register providers of services, monitor, inspect and rate, take enforcement
action for poor care, and speak independently on matters of quality in health
and adult social care services.
The body is primarily funded through fees
charged to registered providers, with DHSC providing grant-in-aid for
expenditure for which the CQC are unable to charge fees. In 2021/22 CQC’s fees were made up 88% of revenue funding, with 11%
from GIA, and the remaining 1% coming from other external sources. Capital
expenditure was funded through additional GIA and utilisation of the retained
earnings reserve. The current fees scheme became effective on 1 April 2019 and
is set at a level to cover the cost of chargeable activities.
In May 2021 the CQC launched its new strategy.
Pivotal to this strategy, is the CQC’s organisational transformation programme, charged with
delivering a new target operating model, translating the new strategy into a
tangible delivery plan for determining what the organisation will do and how it
will do it. There are a number of major programmes to support the work of
the Regulator as it looks to the future and a regulatory role that is informed
by intelligence and data and a digitally led way of working.
decision-making body, CQC’s Board provides strategic leadership and takes collective
responsibility for the long-term success of the organisation. The Board
consists of the CQC Chair and up to fourteen Directors, including the Chair of Healthwatch England. All Non-Executive Directors are public appointees, appointed by the
Secretary of State for Health and Social Care.
The Board is supported in its work by its
committees. These Committees are the Regulatory Governance Committee, the Audit
and Risk Assurance Committee, and the Remuneration Committee – as well as two
statutory committees. The Regulatory Governance Committee acts to strengthen the Board’s oversight of the risks associated with delivering
CQC’s regulatory responsibilities. The Audit and Risk Assurance Committee supports the
Board in its responsibilities for issues of risk, control and governance. The
Committee also oversees issues of risk, governance and control relating to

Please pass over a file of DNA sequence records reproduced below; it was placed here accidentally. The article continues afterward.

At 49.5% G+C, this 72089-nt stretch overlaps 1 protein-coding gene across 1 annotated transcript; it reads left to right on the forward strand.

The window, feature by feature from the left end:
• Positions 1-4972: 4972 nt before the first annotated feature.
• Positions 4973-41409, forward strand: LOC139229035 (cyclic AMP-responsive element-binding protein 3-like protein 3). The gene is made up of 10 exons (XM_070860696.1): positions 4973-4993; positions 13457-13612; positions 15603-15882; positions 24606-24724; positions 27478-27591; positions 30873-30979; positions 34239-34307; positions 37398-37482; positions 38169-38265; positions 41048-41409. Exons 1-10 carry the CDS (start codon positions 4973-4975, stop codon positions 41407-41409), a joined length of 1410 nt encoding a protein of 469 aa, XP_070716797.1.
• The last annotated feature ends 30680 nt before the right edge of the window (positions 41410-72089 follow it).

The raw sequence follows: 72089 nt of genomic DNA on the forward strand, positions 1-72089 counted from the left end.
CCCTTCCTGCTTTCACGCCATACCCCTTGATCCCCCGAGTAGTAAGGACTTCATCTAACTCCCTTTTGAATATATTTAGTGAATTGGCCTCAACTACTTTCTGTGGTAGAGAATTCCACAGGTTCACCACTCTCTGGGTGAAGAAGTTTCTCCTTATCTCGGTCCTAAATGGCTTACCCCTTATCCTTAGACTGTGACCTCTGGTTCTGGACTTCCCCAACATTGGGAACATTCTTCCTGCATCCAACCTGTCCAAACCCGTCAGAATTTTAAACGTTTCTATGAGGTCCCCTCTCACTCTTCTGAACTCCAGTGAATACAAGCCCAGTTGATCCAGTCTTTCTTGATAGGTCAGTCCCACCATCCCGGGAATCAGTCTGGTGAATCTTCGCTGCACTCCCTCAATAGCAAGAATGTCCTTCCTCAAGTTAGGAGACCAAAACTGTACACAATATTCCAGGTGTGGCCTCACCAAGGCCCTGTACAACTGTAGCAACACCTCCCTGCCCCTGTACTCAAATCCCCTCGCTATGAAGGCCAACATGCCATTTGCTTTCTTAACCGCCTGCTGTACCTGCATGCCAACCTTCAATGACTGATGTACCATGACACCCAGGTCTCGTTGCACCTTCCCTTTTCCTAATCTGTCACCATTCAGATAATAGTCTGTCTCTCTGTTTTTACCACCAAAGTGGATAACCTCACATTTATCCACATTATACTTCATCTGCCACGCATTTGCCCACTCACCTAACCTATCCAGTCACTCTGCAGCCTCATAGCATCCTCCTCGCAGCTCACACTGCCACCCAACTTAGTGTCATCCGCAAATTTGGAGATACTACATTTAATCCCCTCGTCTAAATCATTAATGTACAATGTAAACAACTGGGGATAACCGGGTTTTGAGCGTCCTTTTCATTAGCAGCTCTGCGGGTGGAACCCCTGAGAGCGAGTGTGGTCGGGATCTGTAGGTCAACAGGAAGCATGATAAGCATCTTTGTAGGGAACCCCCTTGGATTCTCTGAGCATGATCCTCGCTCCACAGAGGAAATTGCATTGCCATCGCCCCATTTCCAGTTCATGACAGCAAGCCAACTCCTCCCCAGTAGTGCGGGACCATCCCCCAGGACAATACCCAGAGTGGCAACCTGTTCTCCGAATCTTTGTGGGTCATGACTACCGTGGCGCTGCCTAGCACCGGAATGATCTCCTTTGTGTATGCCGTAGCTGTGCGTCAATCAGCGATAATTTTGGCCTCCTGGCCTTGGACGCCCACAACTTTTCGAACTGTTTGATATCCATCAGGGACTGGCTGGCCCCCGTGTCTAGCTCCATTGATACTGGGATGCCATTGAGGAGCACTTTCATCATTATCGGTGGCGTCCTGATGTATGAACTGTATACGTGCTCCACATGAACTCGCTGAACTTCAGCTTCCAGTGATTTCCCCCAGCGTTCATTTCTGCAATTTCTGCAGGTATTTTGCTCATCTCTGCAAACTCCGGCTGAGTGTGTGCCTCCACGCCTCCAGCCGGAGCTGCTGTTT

Healthwatch England and the National Guardian’s Office.
In addition to its role described above, the CQC is required to
maintain two statutory committees, Healthwatch England and the External
Strategic Advisory Group (ESAG). Healthwatch England acts as a national
consumer champion in collecting and disseminating the views of people who use
health and social care services. Although Healthwatch England is part of the
CQC, it sets its own priorities, has its own brand identity, and speaks with an
ESAG was set up to provide advice to the Board and Executive
Team on the implementation of the current strategy, the development and
implementation of the transformation programme and the development of future
strategies. Primary membership includes representatives from provider trade
associations, membership bodies from across all sectors and representatives
from public stakeholders. Commissioners and system partners are included where
relevant topics or areas arise.
The National Guardian is a non-statutory
appointment by the CQC to lead cultural change in the NHS, to establish and
support a strong network of Freedom to Speak Up Guardians. The National
Guardian’s Office highlight NHS providers that are successful in creating the
right environment for staff to speak up safely and share this
best practice across the NHS. It independently reviews cases where healthcare
providers may have failed to follow good practice, working with statutory bodies
to take action where needed.
This post is regulated by the Commissioner for Public Appointments. For more information, please refer to the Commissioner’s website